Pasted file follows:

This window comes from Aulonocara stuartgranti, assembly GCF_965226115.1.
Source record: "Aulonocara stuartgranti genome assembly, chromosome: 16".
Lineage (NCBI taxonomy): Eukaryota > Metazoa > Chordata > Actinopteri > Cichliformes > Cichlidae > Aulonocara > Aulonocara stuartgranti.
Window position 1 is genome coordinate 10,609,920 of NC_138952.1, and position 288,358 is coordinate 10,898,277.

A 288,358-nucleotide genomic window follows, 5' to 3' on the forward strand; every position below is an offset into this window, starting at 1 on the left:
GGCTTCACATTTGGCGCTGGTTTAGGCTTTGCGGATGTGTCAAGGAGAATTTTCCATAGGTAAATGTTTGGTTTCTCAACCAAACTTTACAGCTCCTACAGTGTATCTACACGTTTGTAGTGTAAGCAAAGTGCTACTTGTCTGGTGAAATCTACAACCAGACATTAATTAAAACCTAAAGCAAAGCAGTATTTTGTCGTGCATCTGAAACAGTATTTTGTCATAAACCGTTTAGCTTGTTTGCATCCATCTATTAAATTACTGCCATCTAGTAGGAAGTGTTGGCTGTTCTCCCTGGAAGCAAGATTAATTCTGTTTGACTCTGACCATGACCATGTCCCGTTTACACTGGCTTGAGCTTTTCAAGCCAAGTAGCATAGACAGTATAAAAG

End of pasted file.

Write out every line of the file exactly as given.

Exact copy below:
This window comes from Aulonocara stuartgranti, assembly GCF_965226115.1.
Source record: "Aulonocara stuartgranti genome assembly, chromosome: 16".
Lineage (NCBI taxonomy): Eukaryota > Metazoa > Chordata > Actinopteri > Cichliformes > Cichlidae > Aulonocara > Aulonocara stuartgranti.
Window position 1 is genome coordinate 10,609,920 of NC_138952.1, and position 288,358 is coordinate 10,898,277.

A 288,358-nucleotide genomic window follows, 5' to 3' on the forward strand; every position below is an offset into this window, starting at 1 on the left:
GGCTTCACATTTGGCGCTGGTTTAGGCTTTGCGGATGTGTCAAGGAGAATTTTCCATAGGTAAATGTTTGGTTTCTCAACCAAACTTTACAGCTCCTACAGTGTATCTACACGTTTGTAGTGTAAGCAAAGTGCTACTTGTCTGGTGAAATCTACAACCAGACATTAATTAAAACCTAAAGCAAAGCAGTATTTTGTCGTGCATCTGAAACAGTATTTTGTCATAAACCGTTTAGCTTGTTTGCATCCATCTATTAAATTACTGCCATCTAGTAGGAAGTGTTGGCTGTTCTCCCTGGAAGCAAGATTAATTCTGTTTGACTCTGACCATGACCATGTCCCGTTTACACTGGCTTGAGCTTTTCAAGCCAAGTAGCATAGACAGTATAAAAG